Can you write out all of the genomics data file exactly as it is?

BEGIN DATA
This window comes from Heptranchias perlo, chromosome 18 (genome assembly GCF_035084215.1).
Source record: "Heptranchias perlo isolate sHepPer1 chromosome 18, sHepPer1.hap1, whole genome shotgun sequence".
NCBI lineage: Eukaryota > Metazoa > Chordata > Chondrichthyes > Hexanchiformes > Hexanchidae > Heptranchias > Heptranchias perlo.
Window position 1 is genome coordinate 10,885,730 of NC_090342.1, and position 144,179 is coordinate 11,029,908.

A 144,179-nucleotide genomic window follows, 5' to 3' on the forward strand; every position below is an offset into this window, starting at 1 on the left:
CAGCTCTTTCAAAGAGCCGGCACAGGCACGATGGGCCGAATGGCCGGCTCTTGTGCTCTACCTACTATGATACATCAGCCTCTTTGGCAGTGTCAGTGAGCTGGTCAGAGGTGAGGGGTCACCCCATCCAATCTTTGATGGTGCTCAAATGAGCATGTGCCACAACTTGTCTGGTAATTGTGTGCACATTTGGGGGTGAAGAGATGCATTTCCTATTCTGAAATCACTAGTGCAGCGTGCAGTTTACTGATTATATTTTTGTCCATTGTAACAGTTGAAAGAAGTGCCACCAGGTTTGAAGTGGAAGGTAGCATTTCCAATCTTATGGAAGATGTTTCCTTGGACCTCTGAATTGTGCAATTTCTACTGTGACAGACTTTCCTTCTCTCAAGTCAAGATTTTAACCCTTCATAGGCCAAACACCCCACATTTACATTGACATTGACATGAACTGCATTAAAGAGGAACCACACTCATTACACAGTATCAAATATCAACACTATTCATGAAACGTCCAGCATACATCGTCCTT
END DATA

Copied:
This window comes from Heptranchias perlo, chromosome 18 (genome assembly GCF_035084215.1).
Source record: "Heptranchias perlo isolate sHepPer1 chromosome 18, sHepPer1.hap1, whole genome shotgun sequence".
NCBI lineage: Eukaryota > Metazoa > Chordata > Chondrichthyes > Hexanchiformes > Hexanchidae > Heptranchias > Heptranchias perlo.
Window position 1 is genome coordinate 10,885,730 of NC_090342.1, and position 144,179 is coordinate 11,029,908.

A 144,179-nucleotide genomic window follows, 5' to 3' on the forward strand; every position below is an offset into this window, starting at 1 on the left:
CAGCTCTTTCAAAGAGCCGGCACAGGCACGATGGGCCGAATGGCCGGCTCTTGTGCTCTACCTACTATGATACATCAGCCTCTTTGGCAGTGTCAGTGAGCTGGTCAGAGGTGAGGGGTCACCCCATCCAATCTTTGATGGTGCTCAAATGAGCATGTGCCACAACTTGTCTGGTAATTGTGTGCACATTTGGGGGTGAAGAGATGCATTTCCTATTCTGAAATCACTAGTGCAGCGTGCAGTTTACTGATTATATTTTTGTCCATTGTAACAGTTGAAAGAAGTGCCACCAGGTTTGAAGTGGAAGGTAGCATTTCCAATCTTATGGAAGATGTTTCCTTGGACCTCTGAATTGTGCAATTTCTACTGTGACAGACTTTCCTTCTCTCAAGTCAAGATTTTAACCCTTCATAGGCCAAACACCCCACATTTACATTGACATTGACATGAACTGCATTAAAGAGGAACCACACTCATTACACAGTATCAAATATCAACACTATTCATGAAACGTCCAGCATACATCGTCCTT